Saturday, July 21, 2012

Tena Is Hot and Humid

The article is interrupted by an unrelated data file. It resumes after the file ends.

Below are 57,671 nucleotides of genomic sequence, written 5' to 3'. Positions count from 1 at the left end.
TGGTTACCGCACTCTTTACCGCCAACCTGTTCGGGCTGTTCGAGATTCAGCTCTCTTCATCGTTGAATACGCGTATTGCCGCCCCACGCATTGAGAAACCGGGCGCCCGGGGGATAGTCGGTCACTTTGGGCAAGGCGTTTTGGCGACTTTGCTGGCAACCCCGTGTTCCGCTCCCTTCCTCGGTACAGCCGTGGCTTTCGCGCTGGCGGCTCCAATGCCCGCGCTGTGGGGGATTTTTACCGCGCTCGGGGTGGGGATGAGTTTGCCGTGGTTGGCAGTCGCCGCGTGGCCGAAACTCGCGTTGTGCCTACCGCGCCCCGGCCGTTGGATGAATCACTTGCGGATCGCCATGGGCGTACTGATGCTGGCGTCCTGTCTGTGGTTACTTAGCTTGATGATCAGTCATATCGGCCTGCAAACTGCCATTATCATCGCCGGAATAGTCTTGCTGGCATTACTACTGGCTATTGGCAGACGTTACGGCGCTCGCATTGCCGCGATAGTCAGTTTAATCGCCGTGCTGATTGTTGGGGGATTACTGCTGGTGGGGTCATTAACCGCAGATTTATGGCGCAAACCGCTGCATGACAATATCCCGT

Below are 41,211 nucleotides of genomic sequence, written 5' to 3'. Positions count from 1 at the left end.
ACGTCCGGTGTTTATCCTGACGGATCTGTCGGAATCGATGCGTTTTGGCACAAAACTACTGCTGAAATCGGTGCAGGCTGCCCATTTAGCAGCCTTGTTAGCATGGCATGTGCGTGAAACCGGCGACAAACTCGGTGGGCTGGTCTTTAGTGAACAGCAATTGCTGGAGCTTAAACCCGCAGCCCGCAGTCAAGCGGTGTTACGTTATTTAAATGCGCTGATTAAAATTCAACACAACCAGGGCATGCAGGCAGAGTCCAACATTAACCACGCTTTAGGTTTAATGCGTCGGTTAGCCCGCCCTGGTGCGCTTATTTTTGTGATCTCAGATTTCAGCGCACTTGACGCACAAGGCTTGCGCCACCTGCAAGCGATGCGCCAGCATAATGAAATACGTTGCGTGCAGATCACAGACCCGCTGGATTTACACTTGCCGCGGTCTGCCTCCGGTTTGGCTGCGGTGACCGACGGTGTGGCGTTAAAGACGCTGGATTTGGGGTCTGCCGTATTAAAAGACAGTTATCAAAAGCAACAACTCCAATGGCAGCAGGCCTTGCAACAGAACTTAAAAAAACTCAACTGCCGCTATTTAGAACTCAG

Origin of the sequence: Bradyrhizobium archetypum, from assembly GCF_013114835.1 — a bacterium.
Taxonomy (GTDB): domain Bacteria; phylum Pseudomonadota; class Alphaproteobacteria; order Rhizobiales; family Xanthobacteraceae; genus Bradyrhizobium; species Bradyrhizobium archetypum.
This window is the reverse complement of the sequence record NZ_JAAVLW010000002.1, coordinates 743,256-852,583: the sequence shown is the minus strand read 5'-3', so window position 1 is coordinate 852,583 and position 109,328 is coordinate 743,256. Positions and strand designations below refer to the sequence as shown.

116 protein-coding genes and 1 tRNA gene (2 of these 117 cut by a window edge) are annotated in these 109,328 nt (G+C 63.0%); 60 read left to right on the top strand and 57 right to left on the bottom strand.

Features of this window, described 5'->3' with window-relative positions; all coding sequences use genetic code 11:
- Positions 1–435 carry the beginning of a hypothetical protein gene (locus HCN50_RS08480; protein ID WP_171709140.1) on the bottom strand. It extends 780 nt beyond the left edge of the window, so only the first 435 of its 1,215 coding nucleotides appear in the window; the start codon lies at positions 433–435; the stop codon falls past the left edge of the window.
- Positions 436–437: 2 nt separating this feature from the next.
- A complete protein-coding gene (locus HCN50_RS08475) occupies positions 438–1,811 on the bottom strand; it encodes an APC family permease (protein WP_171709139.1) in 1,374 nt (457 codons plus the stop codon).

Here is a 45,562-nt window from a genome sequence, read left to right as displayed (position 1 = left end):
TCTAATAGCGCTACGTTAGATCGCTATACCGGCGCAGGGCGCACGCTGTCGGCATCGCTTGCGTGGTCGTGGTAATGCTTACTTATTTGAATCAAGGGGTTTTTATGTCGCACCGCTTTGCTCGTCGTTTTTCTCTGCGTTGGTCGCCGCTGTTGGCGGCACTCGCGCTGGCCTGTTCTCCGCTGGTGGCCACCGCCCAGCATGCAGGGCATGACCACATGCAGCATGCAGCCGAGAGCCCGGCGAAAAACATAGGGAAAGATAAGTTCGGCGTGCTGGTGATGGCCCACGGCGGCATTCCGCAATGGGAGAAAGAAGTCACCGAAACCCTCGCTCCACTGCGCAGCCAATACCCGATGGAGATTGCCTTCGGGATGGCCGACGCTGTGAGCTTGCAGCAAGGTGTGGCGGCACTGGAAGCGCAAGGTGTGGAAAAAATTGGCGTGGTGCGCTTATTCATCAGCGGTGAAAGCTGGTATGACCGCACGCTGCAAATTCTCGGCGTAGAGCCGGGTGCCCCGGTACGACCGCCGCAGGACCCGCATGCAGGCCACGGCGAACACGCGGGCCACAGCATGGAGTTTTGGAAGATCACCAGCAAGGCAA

Friday-Banos to Tena Breakfast was included with our room, and it came with good, delicious coffee for a change.  Not Nescafé.  Also a glass of some sort of red juice that we couldn't identify, but that tasted yummy.  Their idea of a pancake, however, is what we call a tortilla, and mine came filled with fresh pineapple, strawberries, cantaloupe, and watermelon.  My favorite kind of breakfast.  We checked out and the total was $55.   We took a taxi to the bus station and found out how to get a bus to Tena.  Had to wait a while, but Ron found a couple from Calgary to chat with.  The bus was late, the first delay we have experienced, but soon we were on our way.  The buses are comfortable, the seats recline, and on any ride long enough they show a movie.  The other day we saw "Desperado" with Antonio Banderas and Selma Hayek, and today "Pulp Fiction" was playing.  The sights out the window were more interesting than the movie,though.  The bus route follows the course of the river, but winds along a serpentine road, through mountain tunnels, rocking back and forth so that my iPad screen keeps switching views.  I almost killed Ron trying to give him a bite of banana.  He had his mouth open and I held the banana up just as the bus lurched around a curve and the banana disappeared down his throat!  He has adopted the little camera and is snapping shots like crazy.  He loves digital, but between the photos I take, the ones he takes, and the ones we downloaded from Bills camera, we easily have over a thousand shots so far. We noticed that the people in the Oriente province that we have seen are taller and thinner than the people around Imbabura.  Wonder why?  Also, we saw a lot more men smoking in Ambato.  maybe the city folks have more money than the people in the country or small towns do.  But there are some things that just seem unusual to us.  For instance, in the bus stations, they have people yelling, "Quito, Quito, Quito," or "Puyo, Tena" rather than loudspeakers making announcements like we are used to. After a long bus ride (the last hour of which some woman's stomach was pressing on my shoulder shoving me into Ron who was by the window because she and a bunch of others had to stand up for lack of seats) we finally pulled into Tena.  OMG!  The worst bus station yet. Crumbling concrete benches, no restrooms at all, people selling food all over the place (there are apparently no sanitation standards in Ecuador), and grubby little children trying to entertain themselves by climbing on some abandoned pipe structure.  The guidebook says that the bus station is in the less attractive part of town and not to be put off by first impressions.  Oops, too late.   At least La Casa del Abuelo is a nice, clean, welcoming hostel.  Has a patio, AC, wifi, and TV.  The beds are comfortable, and if we have to just stay in this room until time to leave tomorrow, then that's what we will do. Unfortunately, a bunch of other Americans thought this was the place to stay, and they were in the room next door.  At 2:30 am, the baby woke up.  They must have been trying to get him to give up his bottle because he screamed like Willie used to when we were trying to wean him.  He would scream for 10 minutes, quiet down for 2 minutes, then scream for another 10 minutes.  This went on for about an hour before they finally shut him up.  Then the dogs started barking.   Breakfast was another surprise.  This time it was lukewarm water, instant coffee and eggs I didn't order.  Soon the young man brought some boiling hot water, and some hot milk, so eventually we got a halfway decent cup of coffee after I poured two other attempts on the potted plants.   After breakfast we walked across the bridge to Cafe Tortuga where we had heard they had a bus schedule.  Sure enough, we found that there was a bus to Quito at 10:00.  Grabbed a cab to the bus station and didn't have to wait long for the bus.  Ron made a gallant effort to ask the bus driver if there was a place we could get off and catch a bus to Otavalo without having to go all the way to the Quitumbe (southern) terminal.  We thought he understood, but weren't sure.  Happily, four young American students got on the bus, and we talked to them for the length of their ride.  One of them spoke fluent Spanish and so Ron asked him to ask the driver where we could get the Otavalo bus, so we were sure that the driver understood and would tell us where to get off.   So you know, of course that they didn't stop and let us off anywhere, but continued on to the station an hour across Quito.  Ron was steaming.  However, the bus drivers assistant was so sweet - he went with us into the station and even went upstairs to the tickets windows to make sure these demented old people who couldn't understand Spanish could get on the damned bus to Otavalo.  Bought tickets and only had to wait 20 minutes for the bus.  The worse part of the trip home was the bus from Otavalo to Cotacachi.  One bus was pulling out when we paid our taxi driver, so Ron ran and caught it, barely stopping it in time for me to climb ungracefully on board.  There were no more seats on the bus, so we had to stand, until enough people got off and freed up some seats.   It is funny how a place you have been in only two weeks can seem so familiar and welcoming.  Strolling down Leather Street felt known and comforting after four days away.